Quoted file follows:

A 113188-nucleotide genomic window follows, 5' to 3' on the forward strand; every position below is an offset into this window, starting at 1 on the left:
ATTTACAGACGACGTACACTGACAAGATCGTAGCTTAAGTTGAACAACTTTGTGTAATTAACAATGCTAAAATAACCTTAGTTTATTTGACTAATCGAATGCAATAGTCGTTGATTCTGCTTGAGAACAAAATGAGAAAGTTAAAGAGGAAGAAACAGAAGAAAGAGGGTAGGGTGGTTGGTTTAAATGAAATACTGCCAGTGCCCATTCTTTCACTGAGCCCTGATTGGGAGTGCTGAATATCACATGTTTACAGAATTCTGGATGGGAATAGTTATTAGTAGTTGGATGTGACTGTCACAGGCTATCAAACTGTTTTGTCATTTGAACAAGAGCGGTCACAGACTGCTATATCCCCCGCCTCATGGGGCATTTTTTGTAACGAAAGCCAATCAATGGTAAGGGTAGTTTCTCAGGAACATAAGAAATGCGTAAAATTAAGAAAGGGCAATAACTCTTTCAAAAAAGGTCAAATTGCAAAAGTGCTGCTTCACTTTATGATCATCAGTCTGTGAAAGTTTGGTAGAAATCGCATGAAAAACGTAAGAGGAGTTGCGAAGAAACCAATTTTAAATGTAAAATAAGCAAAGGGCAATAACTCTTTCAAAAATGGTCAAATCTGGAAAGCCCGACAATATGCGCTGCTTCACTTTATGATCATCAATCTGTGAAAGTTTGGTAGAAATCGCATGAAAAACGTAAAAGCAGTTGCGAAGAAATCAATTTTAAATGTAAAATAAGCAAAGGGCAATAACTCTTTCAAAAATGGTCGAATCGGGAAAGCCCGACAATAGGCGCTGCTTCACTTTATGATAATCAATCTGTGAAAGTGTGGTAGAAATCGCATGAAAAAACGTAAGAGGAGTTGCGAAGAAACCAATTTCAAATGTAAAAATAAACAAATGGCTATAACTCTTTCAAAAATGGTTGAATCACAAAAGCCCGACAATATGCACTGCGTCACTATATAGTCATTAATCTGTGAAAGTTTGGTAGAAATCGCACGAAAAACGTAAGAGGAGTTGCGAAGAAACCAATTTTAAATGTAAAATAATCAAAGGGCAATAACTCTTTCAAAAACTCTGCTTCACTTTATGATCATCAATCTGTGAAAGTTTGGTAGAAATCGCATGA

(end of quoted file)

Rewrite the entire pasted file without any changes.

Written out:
A 113188-nucleotide genomic window follows, 5' to 3' on the forward strand; every position below is an offset into this window, starting at 1 on the left:
ATTTACAGACGACGTACACTGACAAGATCGTAGCTTAAGTTGAACAACTTTGTGTAATTAACAATGCTAAAATAACCTTAGTTTATTTGACTAATCGAATGCAATAGTCGTTGATTCTGCTTGAGAACAAAATGAGAAAGTTAAAGAGGAAGAAACAGAAGAAAGAGGGTAGGGTGGTTGGTTTAAATGAAATACTGCCAGTGCCCATTCTTTCACTGAGCCCTGATTGGGAGTGCTGAATATCACATGTTTACAGAATTCTGGATGGGAATAGTTATTAGTAGTTGGATGTGACTGTCACAGGCTATCAAACTGTTTTGTCATTTGAACAAGAGCGGTCACAGACTGCTATATCCCCCGCCTCATGGGGCATTTTTTGTAACGAAAGCCAATCAATGGTAAGGGTAGTTTCTCAGGAACATAAGAAATGCGTAAAATTAAGAAAGGGCAATAACTCTTTCAAAAAAGGTCAAATTGCAAAAGTGCTGCTTCACTTTATGATCATCAGTCTGTGAAAGTTTGGTAGAAATCGCATGAAAAACGTAAGAGGAGTTGCGAAGAAACCAATTTTAAATGTAAAATAAGCAAAGGGCAATAACTCTTTCAAAAATGGTCAAATCTGGAAAGCCCGACAATATGCGCTGCTTCACTTTATGATCATCAATCTGTGAAAGTTTGGTAGAAATCGCATGAAAAACGTAAAAGCAGTTGCGAAGAAATCAATTTTAAATGTAAAATAAGCAAAGGGCAATAACTCTTTCAAAAATGGTCGAATCGGGAAAGCCCGACAATAGGCGCTGCTTCACTTTATGATAATCAATCTGTGAAAGTGTGGTAGAAATCGCATGAAAAAACGTAAGAGGAGTTGCGAAGAAACCAATTTCAAATGTAAAAATAAACAAATGGCTATAACTCTTTCAAAAATGGTTGAATCACAAAAGCCCGACAATATGCACTGCGTCACTATATAGTCATTAATCTGTGAAAGTTTGGTAGAAATCGCACGAAAAACGTAAGAGGAGTTGCGAAGAAACCAATTTTAAATGTAAAATAATCAAAGGGCAATAACTCTTTCAAAAACTCTGCTTCACTTTATGATCATCAATCTGTGAAAGTTTGGTAGAAATCGCATGA